People shy away from taking photographs outside in the winter for fairly obvious reasons. When we look outside, Winter is visually much less exciting than basically ALL of the other seasons. The hours right after a snowfall are the sole exception, but it's hard to plan a photography session around such a specific weather event. The thing is, with portraiture, a dull backdrop can be a huge asset. In every photograph there is a subject, and what separates a great photograph from a less compelling one is how the other elements in the frame draw your eye to the subject. Composition is this process of lining up the infinite number of tiny decisions we must make before pressing the shutter and freezing forever the intentional, organized combination of 3-D reality into a 2-D feast for the eyes of the viewer. The goal is to draw their eye to a specific place, ideally the most emotionally compelling part of the image, AKA the subject. When you have lots of other elements in the frame that are all competing for attention, the overall composition suffers. The seasonal beauty we so look forward to can certainly work as a backdrop for portraiture, but a good photographer will work to minimize the distracting elements in any portrait in favor of a compelling composition that draws your eyes to the subject, which in portraiture is the face and eyes. A less skilled or discriminating photographer will be much more tempted to let distractions like beautiful summer flowers or sunsets, or fall leaves actually take away from the quality of a portrait.
Winter, by being less beautiful on its own, makes people look more beautiful. Grey skies draw your eye to any color in the scene, making it "pop." And don't even get me started on how an overcast sky is like the world's largest softbox, making everyone's skin look great.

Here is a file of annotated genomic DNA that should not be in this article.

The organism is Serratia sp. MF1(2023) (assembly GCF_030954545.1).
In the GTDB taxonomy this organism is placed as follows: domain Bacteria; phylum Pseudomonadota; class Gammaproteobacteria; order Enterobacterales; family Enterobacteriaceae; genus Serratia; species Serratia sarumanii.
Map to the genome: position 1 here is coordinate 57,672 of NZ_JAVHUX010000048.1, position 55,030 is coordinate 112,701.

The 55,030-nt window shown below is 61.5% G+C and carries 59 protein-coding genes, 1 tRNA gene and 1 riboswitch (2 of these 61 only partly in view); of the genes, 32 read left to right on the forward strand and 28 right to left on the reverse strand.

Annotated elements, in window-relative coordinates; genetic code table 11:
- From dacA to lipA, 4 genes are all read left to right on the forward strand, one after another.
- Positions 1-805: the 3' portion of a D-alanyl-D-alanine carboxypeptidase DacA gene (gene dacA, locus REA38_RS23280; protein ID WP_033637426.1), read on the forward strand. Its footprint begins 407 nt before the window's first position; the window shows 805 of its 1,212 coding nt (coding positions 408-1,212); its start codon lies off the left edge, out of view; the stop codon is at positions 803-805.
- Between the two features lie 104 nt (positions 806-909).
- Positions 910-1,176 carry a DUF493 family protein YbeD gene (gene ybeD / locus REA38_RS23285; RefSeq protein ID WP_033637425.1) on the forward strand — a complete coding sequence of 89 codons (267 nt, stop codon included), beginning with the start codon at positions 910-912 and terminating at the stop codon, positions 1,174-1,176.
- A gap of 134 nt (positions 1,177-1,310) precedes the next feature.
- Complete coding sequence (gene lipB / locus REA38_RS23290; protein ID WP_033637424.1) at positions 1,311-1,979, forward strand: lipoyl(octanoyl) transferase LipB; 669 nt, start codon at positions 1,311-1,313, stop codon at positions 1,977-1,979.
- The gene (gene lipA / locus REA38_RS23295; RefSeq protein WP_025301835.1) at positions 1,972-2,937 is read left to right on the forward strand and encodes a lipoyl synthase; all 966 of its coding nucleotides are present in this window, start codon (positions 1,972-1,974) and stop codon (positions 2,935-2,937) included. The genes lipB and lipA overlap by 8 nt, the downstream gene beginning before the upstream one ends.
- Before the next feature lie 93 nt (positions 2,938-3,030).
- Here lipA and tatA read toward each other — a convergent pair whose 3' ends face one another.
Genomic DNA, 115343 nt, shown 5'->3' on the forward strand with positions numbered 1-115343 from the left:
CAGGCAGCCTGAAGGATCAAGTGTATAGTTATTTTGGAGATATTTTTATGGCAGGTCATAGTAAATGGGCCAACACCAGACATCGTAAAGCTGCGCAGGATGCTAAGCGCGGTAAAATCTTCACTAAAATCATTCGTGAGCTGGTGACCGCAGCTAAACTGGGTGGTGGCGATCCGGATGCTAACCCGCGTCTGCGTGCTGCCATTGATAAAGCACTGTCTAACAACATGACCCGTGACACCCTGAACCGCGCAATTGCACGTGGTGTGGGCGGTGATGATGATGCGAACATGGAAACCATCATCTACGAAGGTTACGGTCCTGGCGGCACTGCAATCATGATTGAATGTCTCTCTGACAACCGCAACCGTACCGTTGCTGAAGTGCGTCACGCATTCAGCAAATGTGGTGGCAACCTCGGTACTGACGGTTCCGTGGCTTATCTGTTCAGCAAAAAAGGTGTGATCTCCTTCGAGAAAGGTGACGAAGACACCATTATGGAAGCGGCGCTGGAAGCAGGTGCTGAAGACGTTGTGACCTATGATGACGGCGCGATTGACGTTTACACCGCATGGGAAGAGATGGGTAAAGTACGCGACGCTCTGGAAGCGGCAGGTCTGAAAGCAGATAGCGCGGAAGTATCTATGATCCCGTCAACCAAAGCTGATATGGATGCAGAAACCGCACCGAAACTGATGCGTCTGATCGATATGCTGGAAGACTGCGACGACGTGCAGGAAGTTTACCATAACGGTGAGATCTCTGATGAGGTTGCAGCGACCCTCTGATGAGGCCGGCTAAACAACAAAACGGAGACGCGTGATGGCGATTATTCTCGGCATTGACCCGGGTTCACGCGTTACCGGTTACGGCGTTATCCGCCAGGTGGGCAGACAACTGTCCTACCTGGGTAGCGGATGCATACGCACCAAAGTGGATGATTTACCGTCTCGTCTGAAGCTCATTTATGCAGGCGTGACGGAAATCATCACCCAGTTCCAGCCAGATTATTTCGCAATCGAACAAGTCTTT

Emily and Brandon (and my amazing assistant/sister Hanna) went out shooting early on a Saturday Morning in mid March in Downtown Denver. Check out all these great photos w captured! Were we cold? Yes. Would I trade the photographs I made on a cold, dull day in March for ones I could have made among blooming flowers or Autumn leaves in another season? Absolutely not.
Check out this fun shot of me in my element. Notice how there are no dumpsters, pigeons, joggers, or random cars in the background of any of the other shots, even though all those things are ubiquitous in Downtown Denver. Composition is the essence of good photographs. Photographers must choose what's allowed in the frame and what's not, whether those things are considered beautiful or ugly, other elements in the photograph need to be carefully selected to make the subject shine.
PS. Thanks Emily and Brandon, you were amazing! I can't wait to shoot your wedding this August.